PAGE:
Why no curiousity about how the lens got into the sea, or why the owner thought it worth $X to half-rescue an old lens perhaps worth less than $X? The story must be a bit soft-boiled.
I couldn't care less "how" it got into the sea. The owner probably figured that if it cost $500 to fix, that was still a lot cheaper than buying another fast wide angle premium lens... especially if the photographer used it primarily for paid work; in that case, it would be a no-brainer if the boiling trick worked, even only for 6 months.
The lens needing a new focus motor is practically a given since the focus motor in the 17-35 is notorious for squeaking-the-quitting.
spitfire31: Not to sound negative (some good ideas in the article, I think), but that heading profile photo, with a distracting strand of hair going right through the model's eye…
Personally, I'd have sent it straight into the Lightroom trash can for that reason.
I like the strand of hair over the eye as well- it makes the photograph have a more realistic look instead of the all-too-typical sanitized text-book stuff that often is counter reality.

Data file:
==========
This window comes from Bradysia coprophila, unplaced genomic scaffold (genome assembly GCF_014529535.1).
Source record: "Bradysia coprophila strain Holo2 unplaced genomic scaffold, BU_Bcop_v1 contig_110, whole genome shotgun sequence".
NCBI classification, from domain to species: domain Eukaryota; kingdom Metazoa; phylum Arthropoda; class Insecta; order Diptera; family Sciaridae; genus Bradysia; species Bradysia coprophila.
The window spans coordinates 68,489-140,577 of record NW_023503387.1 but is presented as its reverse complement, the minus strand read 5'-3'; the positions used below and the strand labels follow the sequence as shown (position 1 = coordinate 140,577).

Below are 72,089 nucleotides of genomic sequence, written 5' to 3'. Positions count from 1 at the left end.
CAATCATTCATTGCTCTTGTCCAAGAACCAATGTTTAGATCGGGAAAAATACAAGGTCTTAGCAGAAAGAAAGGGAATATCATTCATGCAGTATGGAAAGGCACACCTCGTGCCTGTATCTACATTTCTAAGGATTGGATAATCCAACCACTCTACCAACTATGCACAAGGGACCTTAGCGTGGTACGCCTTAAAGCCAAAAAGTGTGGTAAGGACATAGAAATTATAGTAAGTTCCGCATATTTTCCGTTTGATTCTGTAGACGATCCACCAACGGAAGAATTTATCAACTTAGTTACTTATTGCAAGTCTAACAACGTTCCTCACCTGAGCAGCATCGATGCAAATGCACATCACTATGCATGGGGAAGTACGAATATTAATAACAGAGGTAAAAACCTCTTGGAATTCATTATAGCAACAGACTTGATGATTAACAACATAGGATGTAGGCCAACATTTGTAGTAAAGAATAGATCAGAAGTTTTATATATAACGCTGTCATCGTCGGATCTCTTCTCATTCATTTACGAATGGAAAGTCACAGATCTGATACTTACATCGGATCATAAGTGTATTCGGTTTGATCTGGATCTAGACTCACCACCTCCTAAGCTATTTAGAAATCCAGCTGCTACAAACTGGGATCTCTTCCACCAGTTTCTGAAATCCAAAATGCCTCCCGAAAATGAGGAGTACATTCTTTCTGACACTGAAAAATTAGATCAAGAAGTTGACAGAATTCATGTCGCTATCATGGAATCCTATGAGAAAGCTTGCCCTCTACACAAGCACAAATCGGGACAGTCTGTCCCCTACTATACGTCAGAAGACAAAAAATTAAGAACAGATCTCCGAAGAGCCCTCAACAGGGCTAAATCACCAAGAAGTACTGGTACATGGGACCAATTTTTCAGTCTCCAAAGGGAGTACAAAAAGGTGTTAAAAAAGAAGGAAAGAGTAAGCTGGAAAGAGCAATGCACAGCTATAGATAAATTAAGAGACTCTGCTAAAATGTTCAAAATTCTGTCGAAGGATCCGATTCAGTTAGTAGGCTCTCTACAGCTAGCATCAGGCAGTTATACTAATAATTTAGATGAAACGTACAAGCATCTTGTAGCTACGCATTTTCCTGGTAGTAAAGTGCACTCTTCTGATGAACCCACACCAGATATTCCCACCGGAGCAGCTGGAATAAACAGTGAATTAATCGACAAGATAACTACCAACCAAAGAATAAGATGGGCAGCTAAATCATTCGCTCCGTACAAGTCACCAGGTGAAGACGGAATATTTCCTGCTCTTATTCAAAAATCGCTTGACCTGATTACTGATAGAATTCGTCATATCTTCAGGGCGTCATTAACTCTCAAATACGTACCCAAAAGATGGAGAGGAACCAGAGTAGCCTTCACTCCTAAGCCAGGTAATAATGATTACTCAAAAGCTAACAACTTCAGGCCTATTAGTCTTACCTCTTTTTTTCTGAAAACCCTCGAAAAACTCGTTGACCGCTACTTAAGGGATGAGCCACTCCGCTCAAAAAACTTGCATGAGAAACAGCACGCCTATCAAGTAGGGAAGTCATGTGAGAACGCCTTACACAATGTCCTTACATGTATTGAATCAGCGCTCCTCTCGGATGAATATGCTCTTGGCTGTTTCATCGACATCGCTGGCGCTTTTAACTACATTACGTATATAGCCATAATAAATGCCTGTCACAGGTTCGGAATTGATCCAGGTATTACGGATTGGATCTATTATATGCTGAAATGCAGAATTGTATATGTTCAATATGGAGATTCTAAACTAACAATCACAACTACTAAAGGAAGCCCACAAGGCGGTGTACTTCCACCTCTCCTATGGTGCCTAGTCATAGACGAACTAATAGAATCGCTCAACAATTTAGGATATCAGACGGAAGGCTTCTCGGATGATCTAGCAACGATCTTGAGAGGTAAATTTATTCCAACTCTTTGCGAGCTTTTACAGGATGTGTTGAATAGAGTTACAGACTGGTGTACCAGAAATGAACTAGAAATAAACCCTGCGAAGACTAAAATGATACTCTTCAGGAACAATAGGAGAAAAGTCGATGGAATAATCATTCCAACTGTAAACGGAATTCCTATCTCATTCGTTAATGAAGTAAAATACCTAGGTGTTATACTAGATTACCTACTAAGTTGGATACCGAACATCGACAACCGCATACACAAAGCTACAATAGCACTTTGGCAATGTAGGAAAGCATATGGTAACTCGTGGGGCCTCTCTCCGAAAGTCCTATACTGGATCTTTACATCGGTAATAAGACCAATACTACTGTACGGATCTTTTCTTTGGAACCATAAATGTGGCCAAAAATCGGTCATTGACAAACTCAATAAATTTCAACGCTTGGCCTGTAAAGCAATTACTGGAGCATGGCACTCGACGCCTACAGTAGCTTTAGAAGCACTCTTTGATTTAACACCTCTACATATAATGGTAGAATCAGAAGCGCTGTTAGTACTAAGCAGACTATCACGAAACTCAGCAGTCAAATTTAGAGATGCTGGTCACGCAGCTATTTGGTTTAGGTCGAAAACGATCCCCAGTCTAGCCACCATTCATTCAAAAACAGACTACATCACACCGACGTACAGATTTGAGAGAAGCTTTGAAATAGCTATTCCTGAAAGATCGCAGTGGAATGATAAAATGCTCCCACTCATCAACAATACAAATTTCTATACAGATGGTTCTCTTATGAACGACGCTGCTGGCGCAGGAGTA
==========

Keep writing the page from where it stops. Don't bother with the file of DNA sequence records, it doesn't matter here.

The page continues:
Women have their hair blown, and strands of hair across their face, such hardly makes a photograph less attractive on that alone.
I didn't find the hair distractive. I found it refreshing, normal, and a relief that the photographer isn't chained down to technical convention that has reached the point of utter ridiculousness. :)
peterstuckings: Yes, agree with Lancet. Any wedding photog NOT doing this is behind the times...
Photographers have been using t/s lenses in glamour/fashion photography for years. A wedding photographer not doing this is hardly "behind the times"... especially since what you're looking at is fashion (bridal) photography as opposed to "wedding photography".
The shots look nice though! :)